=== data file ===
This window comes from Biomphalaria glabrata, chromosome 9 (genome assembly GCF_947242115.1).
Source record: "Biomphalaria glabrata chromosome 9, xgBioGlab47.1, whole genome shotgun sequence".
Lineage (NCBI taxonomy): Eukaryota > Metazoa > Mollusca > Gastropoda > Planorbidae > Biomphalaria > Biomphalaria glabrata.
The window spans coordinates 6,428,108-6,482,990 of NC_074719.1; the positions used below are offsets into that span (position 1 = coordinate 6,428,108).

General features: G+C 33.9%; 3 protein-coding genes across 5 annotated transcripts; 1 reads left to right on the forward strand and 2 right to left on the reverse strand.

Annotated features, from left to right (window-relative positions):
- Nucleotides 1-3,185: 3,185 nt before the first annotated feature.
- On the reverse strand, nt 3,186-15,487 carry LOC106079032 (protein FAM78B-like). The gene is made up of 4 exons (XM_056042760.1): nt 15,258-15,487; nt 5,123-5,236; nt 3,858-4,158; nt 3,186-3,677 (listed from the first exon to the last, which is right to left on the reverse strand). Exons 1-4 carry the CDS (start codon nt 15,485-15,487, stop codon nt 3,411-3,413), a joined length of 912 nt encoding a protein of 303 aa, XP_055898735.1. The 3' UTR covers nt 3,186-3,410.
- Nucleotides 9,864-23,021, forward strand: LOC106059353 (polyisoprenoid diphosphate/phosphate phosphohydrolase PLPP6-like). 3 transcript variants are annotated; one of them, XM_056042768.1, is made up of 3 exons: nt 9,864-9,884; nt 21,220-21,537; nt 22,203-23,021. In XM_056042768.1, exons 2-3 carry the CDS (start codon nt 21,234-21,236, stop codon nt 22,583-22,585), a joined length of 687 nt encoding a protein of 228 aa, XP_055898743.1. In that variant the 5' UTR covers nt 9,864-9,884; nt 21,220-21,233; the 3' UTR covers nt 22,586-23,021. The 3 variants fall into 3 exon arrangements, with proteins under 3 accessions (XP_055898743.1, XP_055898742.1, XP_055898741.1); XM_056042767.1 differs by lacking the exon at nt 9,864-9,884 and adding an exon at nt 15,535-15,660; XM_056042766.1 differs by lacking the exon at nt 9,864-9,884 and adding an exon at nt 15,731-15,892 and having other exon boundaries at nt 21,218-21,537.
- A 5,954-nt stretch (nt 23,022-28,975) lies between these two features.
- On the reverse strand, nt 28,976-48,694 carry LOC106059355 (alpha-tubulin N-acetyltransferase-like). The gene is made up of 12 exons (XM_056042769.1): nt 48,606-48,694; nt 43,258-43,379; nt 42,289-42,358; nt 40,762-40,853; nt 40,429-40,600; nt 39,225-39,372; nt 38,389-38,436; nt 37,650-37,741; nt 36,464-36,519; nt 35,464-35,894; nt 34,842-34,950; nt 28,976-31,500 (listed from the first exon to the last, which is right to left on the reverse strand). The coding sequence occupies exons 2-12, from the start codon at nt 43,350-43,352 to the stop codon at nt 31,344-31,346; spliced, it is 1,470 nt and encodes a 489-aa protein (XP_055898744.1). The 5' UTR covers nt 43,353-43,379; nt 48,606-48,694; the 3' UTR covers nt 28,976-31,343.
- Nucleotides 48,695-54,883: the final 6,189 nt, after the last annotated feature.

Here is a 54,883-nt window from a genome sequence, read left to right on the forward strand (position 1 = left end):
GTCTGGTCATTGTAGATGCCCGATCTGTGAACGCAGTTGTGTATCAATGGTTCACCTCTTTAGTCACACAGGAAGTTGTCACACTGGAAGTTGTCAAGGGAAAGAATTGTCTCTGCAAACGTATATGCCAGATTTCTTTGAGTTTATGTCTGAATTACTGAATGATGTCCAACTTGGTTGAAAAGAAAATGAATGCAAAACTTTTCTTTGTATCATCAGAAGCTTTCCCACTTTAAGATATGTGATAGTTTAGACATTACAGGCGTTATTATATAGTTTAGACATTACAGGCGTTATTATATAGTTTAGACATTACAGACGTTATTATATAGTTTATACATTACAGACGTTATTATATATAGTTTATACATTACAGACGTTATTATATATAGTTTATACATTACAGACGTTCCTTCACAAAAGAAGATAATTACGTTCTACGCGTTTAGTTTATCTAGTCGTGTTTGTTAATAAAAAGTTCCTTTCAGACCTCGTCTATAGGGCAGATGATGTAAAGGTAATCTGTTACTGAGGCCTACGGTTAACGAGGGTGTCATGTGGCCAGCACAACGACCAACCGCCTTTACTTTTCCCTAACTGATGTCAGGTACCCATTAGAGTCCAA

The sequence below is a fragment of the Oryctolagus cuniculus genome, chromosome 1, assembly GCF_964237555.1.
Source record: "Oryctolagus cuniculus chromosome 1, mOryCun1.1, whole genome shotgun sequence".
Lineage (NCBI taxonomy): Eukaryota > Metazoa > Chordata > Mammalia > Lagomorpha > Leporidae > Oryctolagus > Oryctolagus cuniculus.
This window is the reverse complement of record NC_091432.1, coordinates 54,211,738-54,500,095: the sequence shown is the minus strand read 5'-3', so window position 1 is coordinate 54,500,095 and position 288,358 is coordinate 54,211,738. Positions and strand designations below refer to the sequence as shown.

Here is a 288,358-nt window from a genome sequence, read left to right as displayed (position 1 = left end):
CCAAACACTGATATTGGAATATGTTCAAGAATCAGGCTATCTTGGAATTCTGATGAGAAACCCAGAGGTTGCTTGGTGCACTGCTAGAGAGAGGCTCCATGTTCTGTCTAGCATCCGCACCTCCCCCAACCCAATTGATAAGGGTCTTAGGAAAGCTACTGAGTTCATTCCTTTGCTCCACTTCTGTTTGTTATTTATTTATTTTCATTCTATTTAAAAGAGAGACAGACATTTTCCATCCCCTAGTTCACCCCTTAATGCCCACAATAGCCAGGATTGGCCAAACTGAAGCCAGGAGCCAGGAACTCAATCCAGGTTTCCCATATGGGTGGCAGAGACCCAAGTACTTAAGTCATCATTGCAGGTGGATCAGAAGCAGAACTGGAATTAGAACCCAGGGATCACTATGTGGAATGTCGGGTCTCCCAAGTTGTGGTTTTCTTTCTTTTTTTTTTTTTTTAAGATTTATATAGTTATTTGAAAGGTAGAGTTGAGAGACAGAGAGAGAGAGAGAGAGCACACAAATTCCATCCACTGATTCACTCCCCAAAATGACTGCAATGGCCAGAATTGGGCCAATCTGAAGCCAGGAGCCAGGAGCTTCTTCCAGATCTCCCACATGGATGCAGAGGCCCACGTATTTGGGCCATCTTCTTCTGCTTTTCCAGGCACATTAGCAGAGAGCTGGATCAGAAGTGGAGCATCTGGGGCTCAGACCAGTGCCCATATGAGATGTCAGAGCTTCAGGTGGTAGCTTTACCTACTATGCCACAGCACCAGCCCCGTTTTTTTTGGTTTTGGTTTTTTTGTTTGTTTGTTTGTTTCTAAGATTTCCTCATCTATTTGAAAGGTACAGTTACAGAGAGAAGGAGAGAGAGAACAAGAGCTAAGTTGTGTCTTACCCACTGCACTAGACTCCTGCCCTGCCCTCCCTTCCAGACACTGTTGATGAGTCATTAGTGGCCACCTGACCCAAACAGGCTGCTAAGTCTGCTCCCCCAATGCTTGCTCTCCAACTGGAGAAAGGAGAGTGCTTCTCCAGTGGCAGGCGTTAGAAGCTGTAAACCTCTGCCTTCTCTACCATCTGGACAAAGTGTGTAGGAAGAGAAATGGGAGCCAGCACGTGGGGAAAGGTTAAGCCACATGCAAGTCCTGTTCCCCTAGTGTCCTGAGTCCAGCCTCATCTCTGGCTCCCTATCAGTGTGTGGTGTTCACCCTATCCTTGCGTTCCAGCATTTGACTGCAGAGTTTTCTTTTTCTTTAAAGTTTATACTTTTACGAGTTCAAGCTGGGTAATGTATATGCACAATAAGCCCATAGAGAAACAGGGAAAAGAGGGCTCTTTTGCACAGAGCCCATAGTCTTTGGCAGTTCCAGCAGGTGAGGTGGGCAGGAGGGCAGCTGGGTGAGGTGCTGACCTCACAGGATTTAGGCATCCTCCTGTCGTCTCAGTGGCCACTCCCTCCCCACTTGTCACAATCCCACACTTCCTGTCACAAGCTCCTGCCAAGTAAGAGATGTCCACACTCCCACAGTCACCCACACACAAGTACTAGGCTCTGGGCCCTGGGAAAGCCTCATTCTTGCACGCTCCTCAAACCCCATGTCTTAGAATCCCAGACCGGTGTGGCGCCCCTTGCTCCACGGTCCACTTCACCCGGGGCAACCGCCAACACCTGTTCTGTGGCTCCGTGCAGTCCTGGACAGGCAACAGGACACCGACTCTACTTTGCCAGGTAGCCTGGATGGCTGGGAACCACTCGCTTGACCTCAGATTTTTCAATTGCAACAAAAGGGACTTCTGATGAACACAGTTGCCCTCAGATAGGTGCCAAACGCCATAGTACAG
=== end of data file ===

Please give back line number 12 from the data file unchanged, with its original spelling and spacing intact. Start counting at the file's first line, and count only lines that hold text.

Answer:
- Nucleotides 48,695-54,883: the final 6,189 nt, after the last annotated feature.